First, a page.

The Crusader Newspaper Group

Retailer’s decision to close stores in Black neighborhoods draws anger, suspicion

By Erick Johnson

It’s a decision that has some Black folks sad and others fuming.

Target, the retailer that has earned billions off discounted, household items, announced on Tuesday, October 30 that it will close two stores, in Chatham and Morgan Park, on the South Side.

As residents in those Black neighborhoods reacted in disgust, Target reaffirmed plans to open two stores in Rogers Park and Logan Square – two predominately white neighborhoods on Chicago’s North Side.

Target, which is based in Minneapolis, said the two stores that will close on the South side are among six locations nationwide that will be shuttered.

But Black residents who shop at Target question the retailer’s decision to close stores that had been successfully operating in two of Chicago’s predominately Black communities for over a decade.  There is also concern that the decision will further increase the inequity of national businesses on the South Side compared to North.

In a statement Target said the closure of its stores in Chatham and Morgan Park “follows a rigorous annual process to evaluate the performance of every store in the portfolio and maintain the overall health of the business.”

That explanation is not enough for some Black shoppers who spoke to the Crusader during a visit to the store in Chatham. Some believe that Target is closing the stores because they are in predominately Black neighborhoods that are not as affluent as those on the North Side. And Target’s plans to open two stores on the North Side has stirred more skepticism among Black shoppers.

The Target store in Chatham anchors a shopping center that includes a Walgreens, smaller retail stores and fast food restaurants. Without Target, it’s uncertain whether those business will survive on their own if traffic dramatic decreases after Target closes.

A day after Target’s announcement, a Crusader reporter visited the Chatham store at 8560 South Cottage Grove and spoke to several shoppers, many of whom blasted the retailer for its plan to close the store. Some had not heard the news of the impending closure.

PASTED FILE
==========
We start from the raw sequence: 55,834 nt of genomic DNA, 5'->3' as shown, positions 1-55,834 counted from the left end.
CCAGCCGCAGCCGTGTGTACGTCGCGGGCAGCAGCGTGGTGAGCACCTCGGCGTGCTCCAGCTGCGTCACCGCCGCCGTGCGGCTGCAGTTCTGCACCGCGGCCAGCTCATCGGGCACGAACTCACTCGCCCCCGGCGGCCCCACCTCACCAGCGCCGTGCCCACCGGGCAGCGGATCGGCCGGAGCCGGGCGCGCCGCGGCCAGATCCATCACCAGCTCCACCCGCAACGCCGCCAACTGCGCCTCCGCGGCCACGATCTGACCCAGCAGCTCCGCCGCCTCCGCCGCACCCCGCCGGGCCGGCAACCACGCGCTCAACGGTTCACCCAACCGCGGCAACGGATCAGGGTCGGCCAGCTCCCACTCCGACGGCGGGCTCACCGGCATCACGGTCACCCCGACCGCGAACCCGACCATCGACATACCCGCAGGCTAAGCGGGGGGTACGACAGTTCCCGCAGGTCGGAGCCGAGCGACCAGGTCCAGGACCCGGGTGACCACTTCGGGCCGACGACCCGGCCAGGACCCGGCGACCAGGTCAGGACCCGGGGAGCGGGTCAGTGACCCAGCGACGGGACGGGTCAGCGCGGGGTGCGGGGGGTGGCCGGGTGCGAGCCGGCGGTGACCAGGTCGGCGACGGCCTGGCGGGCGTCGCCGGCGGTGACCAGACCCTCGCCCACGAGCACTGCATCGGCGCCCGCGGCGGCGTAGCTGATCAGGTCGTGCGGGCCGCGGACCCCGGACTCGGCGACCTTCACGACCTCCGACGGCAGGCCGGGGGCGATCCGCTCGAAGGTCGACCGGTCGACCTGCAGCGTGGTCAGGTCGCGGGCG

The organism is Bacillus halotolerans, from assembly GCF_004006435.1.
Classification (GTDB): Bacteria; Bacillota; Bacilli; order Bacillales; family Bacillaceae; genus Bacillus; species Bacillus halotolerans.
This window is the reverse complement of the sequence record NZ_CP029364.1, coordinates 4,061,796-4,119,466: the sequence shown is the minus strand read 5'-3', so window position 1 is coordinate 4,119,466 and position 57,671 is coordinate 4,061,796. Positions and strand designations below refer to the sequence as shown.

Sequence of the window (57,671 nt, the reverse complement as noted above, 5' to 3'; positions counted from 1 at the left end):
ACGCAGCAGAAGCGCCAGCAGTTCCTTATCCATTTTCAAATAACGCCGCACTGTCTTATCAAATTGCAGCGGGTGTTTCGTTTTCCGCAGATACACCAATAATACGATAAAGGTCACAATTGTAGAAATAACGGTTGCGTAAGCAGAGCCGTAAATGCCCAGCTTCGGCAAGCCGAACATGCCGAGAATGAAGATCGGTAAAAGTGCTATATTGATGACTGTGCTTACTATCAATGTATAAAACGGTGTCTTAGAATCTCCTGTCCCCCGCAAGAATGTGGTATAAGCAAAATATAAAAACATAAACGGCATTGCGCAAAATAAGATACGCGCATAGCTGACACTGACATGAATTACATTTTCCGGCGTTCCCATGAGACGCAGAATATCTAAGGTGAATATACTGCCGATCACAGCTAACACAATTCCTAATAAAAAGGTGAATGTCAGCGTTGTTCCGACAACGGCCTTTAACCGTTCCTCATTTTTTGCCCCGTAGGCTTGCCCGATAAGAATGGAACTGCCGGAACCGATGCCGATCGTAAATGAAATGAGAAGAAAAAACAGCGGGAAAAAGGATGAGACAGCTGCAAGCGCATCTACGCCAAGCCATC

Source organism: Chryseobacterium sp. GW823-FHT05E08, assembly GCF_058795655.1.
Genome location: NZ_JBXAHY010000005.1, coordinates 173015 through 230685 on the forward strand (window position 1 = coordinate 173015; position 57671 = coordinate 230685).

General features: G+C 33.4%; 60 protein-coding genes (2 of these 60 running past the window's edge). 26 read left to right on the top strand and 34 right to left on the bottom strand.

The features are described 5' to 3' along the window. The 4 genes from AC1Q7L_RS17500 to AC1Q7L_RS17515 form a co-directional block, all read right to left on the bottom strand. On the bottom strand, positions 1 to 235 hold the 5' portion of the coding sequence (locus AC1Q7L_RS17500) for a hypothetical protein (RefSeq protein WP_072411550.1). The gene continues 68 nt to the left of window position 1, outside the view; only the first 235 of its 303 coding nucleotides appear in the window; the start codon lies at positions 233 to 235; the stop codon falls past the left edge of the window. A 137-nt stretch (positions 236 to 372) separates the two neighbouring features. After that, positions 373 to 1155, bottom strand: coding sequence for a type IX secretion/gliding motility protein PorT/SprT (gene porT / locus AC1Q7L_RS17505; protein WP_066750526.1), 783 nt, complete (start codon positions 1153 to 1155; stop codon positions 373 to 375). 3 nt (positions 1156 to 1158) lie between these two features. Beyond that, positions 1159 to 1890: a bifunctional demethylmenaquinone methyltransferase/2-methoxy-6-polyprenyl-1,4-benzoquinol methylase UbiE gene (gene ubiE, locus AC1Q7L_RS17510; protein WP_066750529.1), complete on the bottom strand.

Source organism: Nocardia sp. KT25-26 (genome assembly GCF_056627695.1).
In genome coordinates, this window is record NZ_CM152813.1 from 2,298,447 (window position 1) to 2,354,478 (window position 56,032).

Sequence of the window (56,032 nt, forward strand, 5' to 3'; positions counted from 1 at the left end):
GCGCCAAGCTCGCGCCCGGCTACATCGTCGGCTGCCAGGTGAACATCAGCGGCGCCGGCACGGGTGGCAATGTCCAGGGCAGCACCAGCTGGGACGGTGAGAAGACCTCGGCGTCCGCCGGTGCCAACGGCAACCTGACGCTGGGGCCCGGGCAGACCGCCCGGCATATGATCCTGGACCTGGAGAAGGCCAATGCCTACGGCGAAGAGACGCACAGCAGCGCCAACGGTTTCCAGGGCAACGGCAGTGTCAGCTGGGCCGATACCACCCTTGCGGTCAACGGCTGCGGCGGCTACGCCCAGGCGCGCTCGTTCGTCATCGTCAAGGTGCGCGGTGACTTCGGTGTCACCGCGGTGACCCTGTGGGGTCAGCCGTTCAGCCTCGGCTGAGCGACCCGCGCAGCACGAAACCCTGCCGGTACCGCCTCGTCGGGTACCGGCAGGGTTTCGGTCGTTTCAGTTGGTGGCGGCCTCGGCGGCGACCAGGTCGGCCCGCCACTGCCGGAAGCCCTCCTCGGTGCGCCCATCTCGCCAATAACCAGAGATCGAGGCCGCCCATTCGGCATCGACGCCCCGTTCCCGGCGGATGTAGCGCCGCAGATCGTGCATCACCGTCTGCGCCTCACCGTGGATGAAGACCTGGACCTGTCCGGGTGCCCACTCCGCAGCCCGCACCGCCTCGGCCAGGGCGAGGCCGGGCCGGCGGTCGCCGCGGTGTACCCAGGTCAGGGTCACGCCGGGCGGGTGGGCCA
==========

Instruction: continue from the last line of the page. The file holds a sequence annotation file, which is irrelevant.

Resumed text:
Sheila Johnson said she cried when she heard that the Chatham store was closing.

“They’re not thinking about us. They don’t give a damn,” said Johnson.

“I’m sad. It’s so disappointing,” said Melissa Murray, who said she shops at the Chatham store at least three times a week.  “We can’t keep nothing. Don’t close both of them. At least keep this one. They’re taking everything away from us on the South Side. Where do we supposed to go?”

Randy Johnson said he has been shopping at the Chatham store since 2009.

“I was disappointed because this is where I get my medicine,” he said.

Johnson said he is skeptical of Target’s decision to close the store.

“This is terrible,” said John Meyer. “This community thrives on having this store in this particular spot. This Target affects all of these businesses. It’s not a good decision at all.”

In response to Target’s decision, Alderman Roderick Sawyer (6th Ward) released the statement, urging the retailer to keep its stores in Chatham and Morgan Park open.

“Target’s closing of the Chatham store will be a devastating blow to our community,” Sawyer said. “It is disappointing that this giant corporation is not willing to address the serious management issues at this store, and to give our community more time and investment in order to continue the economic recovery and to increase its store’s profitability.”

Of the three remaining stores on the South Side, the Target store in Chicago’s Hyde Park is the closest. It’s five miles from Chatham and 12 miles from Morgan Park. The Target stores in McKinley Park and Archer Heights are even farther.

About 120 employees work at the 126,000-square-foot store in Chatham, which opened in 2002 after plans fell through to open one in the South Shore neighborhood. About 115 employees work at the 128,000 square-foot-store in Morgan Park. That store opened at the start of the Great Recession in 2008.

Target says those employees who are in “good standing” are eligible to transfer to other Target stores. But several Target employees in Chatham who spoke to the Crusader said the nearest locations are still too far. They also said the other stores do not have enough positions for the many employees who will soon be out of job.

Target spokesperson Jacque DeBuse said Target does not consider proximity of other stores before they decide on closing stores. Sales figures from stores in Chatham and Morgan Park were not released during Target’s announcement.

“This is based on the business and is not about a neighborhood or geography,” DeBuse said in one news report. “As you have seen, Target remains committed to Chicago, as we’ve been remodeling stores across the metro (area) and continuing to open new stores to serve new guests.”

In the past several years, Target has been expanding in the Chicago area. The retailer has plans to build stores in Rogers Park and Logan Square on the North Side by the end of 2020. Target says it plans to upgrade its 18 Chicago-area stores this year and more than 1,000 nationwide by 2020.


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